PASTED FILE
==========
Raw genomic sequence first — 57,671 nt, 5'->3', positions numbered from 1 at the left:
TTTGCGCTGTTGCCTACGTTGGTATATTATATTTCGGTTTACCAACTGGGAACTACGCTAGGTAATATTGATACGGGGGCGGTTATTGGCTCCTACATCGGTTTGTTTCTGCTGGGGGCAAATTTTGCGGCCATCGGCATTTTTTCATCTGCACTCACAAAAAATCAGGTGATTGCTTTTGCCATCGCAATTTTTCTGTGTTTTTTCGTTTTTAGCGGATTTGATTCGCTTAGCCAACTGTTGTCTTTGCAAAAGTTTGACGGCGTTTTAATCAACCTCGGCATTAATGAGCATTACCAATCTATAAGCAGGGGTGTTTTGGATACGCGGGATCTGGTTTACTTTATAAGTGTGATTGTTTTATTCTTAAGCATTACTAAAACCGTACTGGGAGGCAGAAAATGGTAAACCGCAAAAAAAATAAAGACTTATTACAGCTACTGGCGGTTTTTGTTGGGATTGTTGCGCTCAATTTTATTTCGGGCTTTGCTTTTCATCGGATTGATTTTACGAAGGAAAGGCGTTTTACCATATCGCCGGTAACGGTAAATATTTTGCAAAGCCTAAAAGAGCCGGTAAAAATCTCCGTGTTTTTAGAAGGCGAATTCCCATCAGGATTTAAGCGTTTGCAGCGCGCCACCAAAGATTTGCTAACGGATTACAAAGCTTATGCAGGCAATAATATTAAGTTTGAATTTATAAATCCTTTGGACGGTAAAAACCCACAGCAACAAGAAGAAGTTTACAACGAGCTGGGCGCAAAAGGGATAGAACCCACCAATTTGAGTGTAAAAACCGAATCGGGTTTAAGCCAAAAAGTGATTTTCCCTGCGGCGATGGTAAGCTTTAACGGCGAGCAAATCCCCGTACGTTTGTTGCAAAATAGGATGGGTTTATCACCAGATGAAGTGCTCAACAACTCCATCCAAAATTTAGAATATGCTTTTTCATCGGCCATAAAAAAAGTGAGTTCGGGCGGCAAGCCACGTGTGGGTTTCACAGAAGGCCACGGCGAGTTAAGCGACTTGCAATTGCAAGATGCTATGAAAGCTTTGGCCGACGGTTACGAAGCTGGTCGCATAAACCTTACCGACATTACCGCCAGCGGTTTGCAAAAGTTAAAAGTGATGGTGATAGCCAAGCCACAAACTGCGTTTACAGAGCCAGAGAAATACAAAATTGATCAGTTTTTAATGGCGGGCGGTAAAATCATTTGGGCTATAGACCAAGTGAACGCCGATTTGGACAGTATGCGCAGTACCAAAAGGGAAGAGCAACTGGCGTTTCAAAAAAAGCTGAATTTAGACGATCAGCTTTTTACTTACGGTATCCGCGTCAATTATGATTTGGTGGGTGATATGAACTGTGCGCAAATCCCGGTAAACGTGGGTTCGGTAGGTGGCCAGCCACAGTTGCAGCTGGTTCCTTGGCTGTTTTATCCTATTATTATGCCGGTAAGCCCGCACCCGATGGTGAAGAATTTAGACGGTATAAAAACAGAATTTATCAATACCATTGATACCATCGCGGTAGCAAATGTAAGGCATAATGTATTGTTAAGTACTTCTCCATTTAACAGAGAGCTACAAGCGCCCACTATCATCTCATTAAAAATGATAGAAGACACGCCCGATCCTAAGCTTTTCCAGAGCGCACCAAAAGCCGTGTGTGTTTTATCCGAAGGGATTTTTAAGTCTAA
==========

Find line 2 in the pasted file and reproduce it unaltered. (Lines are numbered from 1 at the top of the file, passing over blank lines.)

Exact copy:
TTTGCGCTGTTGCCTACGTTGGTATATTATATTTCGGTTTACCAACTGGGAACTACGCTAGGTAATATTGATACGGGGGCGGTTATTGGCTCCTACATCGGTTTGTTTCTGCTGGGGGCAAATTTTGCGGCCATCGGCATTTTTTCATCTGCACTCACAAAAAATCAGGTGATTGCTTTTGCCATCGCAATTTTTCTGTGTTTTTTCGTTTTTAGCGGATTTGATTCGCTTAGCCAACTGTTGTCTTTGCAAAAGTTTGACGGCGTTTTAATCAACCTCGGCATTAATGAGCATTACCAATCTATAAGCAGGGGTGTTTTGGATACGCGGGATCTGGTTTACTTTATAAGTGTGATTGTTTTATTCTTAAGCATTACTAAAACCGTACTGGGAGGCAGAAAATGGTAAACCGCAAAAAAAATAAAGACTTATTACAGCTACTGGCGGTTTTTGTTGGGATTGTTGCGCTCAATTTTATTTCGGGCTTTGCTTTTCATCGGATTGATTTTACGAAGGAAAGGCGTTTTACCATATCGCCGGTAACGGTAAATATTTTGCAAAGCCTAAAAGAGCCGGTAAAAATCTCCGTGTTTTTAGAAGGCGAATTCCCATCAGGATTTAAGCGTTTGCAGCGCGCCACCAAAGATTTGCTAACGGATTACAAAGCTTATGCAGGCAATAATATTAAGTTTGAATTTATAAATCCTTTGGACGGTAAAAACCCACAGCAACAAGAAGAAGTTTACAACGAGCTGGGCGCAAAAGGGATAGAACCCACCAATTTGAGTGTAAAAACCGAATCGGGTTTAAGCCAAAAAGTGATTTTCCCTGCGGCGATGGTAAGCTTTAACGGCGAGCAAATCCCCGTACGTTTGTTGCAAAATAGGATGGGTTTATCACCAGATGAAGTGCTCAACAACTCCATCCAAAATTTAGAATATGCTTTTTCATCGGCCATAAAAAAAGTGAGTTCGGGCGGCAAGCCACGTGTGGGTTTCACAGAAGGCCACGGCGAGTTAAGCGACTTGCAATTGCAAGATGCTATGAAAGCTTTGGCCGACGGTTACGAAGCTGGTCGCATAAACCTTACCGACATTACCGCCAGCGGTTTGCAAAAGTTAAAAGTGATGGTGATAGCCAAGCCACAAACTGCGTTTACAGAGCCAGAGAAATACAAAATTGATCAGTTTTTAATGGCGGGCGGTAAAATCATTTGGGCTATAGACCAAGTGAACGCCGATTTGGACAGTATGCGCAGTACCAAAAGGGAAGAGCAACTGGCGTTTCAAAAAAAGCTGAATTTAGACGATCAGCTTTTTACTTACGGTATCCGCGTCAATTATGATTTGGTGGGTGATATGAACTGTGCGCAAATCCCGGTAAACGTGGGTTCGGTAGGTGGCCAGCCACAGTTGCAGCTGGTTCCTTGGCTGTTTTATCCTATTATTATGCCGGTAAGCCCGCACCCGATGGTGAAGAATTTAGACGGTATAAAAACAGAATTTATCAATACCATTGATACCATCGCGGTAGCAAATGTAAGGCATAATGTATTGTTAAGTACTTCTCCATTTAACAGAGAGCTACAAGCGCCCACTATCATCTCATTAAAAATGATAGAAGACACGCCCGATCCTAAGCTTTTCCAGAGCGCACCAAAAGCCGTGTGTGTTTTATCCGAAGGGATTTTTAAGTCTAA